Inflation doves are members of the central bank that

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Inflation Doves – are members of the central bank that are not concerned with keeping inflation rates low Bracket Creep – when inflation causes nominal incomes to rise putting them into a different tax bracket Bracket creep is alleviated in the U.S. by attaching tax bracket to the consumer price index (CPI) Marginal Tax Rate – a rise in taxes that occurs when before-tax income increases by one dollar Economists use the marginal tax rate to assess the effect of tax rates on possible economic stimulants Average Tax Rate – is acquired by dividing taxes by before-tax income Lower tax rates lead to higher potential output
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Automatic Stabilizers – are economic programs and policies that are in place and are designed to offset recessionary or expansionary periods Do not require legislation to be in place – they are already in place They do not prevent recessions or expansions o Examples: unemployment insurance, income taxes, food stamps, welfare payments Considered to be nondiscretionary types of fiscal policy Discretionary Fiscal Policy is generally targeted to a specific economic sector and can be easily changed Can be changed depending on economic situations Theory of Rational Expectations – used by Robert Lucas in 1995 Believe that individuals and businesses use all available information in order to make economic choices and anticipate the future Believe that fiscal policies are ineffective in altering the quantity of output in the economy Theory has not yet been proven or disproven Expansion Policies – are aimed at ending or reducing the effects of recession through increasing the monetary supply and lowering interest rates If the economy is slow, unemployment is high, and aggregate demand and production are low, the government can attempt to expand the economy thru various monetary and fiscal policies The Fed will purchase U.S. Treasury Securities Monetary Policies involve altering the money supply in order to combat recessions or periods of inflation While… Fiscal Policies involve changing government spending and taxes in order to fight recession or inflation Fiscal Policy – is aimed at determining the amount of direction of government spending, to combat recession and inflation Examples include changing government spending and taxes Increasing or decreasing government spending Increasing or decreasing taxes Supply-Side Fiscal Policies – know as Reagonomics Use tax cuts on the wealthy and decrease government regulation in order to increase business investment, improve technology, increase employment, and decrease prices and inflation Used in the 1980’s to combat the stagflation of the 1970s Not highly successful, resulted in large budget deficits Supply –Side economics – shift the Aggregate Supply (AS) curve to the right by actions such as favorable tax policies, increased potential output, increased business investment, and decreased government regulation in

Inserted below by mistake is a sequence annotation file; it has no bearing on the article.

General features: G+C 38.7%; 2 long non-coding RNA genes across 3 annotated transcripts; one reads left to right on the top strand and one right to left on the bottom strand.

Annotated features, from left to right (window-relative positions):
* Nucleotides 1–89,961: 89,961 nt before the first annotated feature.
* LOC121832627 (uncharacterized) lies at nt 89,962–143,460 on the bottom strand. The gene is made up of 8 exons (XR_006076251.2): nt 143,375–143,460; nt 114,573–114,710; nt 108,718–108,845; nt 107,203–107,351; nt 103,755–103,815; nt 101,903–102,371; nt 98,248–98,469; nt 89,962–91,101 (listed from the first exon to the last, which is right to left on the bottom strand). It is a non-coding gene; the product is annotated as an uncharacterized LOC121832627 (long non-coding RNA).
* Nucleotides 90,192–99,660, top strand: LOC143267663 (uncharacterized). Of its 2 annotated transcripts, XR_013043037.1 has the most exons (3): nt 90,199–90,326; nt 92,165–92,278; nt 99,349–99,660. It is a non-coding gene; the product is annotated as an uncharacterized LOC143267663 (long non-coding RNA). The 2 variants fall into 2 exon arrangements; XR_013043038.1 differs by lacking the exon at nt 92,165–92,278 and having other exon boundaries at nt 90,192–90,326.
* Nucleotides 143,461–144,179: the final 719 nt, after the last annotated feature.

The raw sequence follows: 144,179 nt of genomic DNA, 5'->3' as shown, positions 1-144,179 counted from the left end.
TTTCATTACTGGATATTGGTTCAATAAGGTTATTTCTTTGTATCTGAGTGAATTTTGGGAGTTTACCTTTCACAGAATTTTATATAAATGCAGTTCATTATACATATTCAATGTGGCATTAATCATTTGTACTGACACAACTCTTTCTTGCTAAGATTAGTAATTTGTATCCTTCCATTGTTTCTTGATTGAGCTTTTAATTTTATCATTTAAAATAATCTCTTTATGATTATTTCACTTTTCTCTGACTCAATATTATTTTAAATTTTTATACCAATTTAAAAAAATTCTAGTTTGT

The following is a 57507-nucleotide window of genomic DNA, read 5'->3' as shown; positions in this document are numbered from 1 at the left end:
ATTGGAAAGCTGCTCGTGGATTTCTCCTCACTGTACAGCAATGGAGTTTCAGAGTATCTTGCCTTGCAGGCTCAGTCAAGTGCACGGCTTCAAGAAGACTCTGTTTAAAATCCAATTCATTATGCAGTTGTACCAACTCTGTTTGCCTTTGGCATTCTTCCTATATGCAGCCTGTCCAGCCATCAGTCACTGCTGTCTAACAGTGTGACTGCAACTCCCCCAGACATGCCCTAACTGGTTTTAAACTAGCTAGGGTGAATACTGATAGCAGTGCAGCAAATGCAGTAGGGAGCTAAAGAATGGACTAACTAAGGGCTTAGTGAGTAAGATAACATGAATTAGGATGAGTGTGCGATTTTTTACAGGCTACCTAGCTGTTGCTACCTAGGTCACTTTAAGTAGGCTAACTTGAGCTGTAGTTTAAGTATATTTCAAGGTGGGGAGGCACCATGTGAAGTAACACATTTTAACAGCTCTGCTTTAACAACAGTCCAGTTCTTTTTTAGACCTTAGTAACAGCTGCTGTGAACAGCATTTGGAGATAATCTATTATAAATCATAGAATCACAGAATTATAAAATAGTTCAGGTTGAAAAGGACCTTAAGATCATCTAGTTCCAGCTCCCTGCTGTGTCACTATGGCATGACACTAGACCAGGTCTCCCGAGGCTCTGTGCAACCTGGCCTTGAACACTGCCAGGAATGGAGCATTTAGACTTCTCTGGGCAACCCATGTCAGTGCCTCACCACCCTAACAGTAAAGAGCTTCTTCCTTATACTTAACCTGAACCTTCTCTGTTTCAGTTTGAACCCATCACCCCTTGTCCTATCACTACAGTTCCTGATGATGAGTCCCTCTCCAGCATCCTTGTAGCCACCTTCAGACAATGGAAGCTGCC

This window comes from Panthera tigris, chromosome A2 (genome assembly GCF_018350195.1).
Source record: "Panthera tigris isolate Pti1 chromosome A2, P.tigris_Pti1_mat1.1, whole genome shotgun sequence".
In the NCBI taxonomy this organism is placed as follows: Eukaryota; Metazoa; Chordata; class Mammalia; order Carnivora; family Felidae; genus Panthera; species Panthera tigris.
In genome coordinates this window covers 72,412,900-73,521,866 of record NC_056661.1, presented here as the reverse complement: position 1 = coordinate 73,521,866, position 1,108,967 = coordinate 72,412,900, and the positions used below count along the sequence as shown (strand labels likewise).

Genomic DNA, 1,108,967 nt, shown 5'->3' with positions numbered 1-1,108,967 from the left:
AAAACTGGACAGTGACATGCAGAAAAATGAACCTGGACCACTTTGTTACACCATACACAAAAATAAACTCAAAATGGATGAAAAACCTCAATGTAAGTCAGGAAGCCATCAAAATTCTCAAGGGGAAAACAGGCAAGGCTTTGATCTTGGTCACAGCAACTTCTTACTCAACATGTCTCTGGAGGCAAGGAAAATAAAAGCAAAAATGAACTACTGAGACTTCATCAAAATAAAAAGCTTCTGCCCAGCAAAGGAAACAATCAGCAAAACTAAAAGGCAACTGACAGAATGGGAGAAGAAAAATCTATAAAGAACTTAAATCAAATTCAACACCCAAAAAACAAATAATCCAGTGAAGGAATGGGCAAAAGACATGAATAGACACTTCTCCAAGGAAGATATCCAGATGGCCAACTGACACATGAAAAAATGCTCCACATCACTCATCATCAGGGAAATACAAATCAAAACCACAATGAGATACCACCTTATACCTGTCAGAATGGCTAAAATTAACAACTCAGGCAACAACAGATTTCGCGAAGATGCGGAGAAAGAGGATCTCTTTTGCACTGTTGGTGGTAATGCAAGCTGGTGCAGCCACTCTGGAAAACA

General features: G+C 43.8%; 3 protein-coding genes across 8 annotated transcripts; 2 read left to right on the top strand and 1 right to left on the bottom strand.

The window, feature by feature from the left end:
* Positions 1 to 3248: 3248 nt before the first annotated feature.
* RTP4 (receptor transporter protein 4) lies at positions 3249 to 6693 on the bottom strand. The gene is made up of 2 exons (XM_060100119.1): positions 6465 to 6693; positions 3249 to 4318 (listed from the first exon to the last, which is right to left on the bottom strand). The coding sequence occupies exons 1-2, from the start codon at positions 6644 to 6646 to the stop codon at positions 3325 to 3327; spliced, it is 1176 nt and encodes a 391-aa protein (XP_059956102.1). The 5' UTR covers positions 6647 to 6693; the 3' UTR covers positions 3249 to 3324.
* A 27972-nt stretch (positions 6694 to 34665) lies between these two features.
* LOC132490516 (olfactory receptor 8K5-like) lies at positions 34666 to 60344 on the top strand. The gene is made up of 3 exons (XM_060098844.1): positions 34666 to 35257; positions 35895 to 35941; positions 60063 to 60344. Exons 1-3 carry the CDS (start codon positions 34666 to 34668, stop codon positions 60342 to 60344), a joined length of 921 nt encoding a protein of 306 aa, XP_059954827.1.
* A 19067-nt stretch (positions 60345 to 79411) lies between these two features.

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Christopher Reinemann
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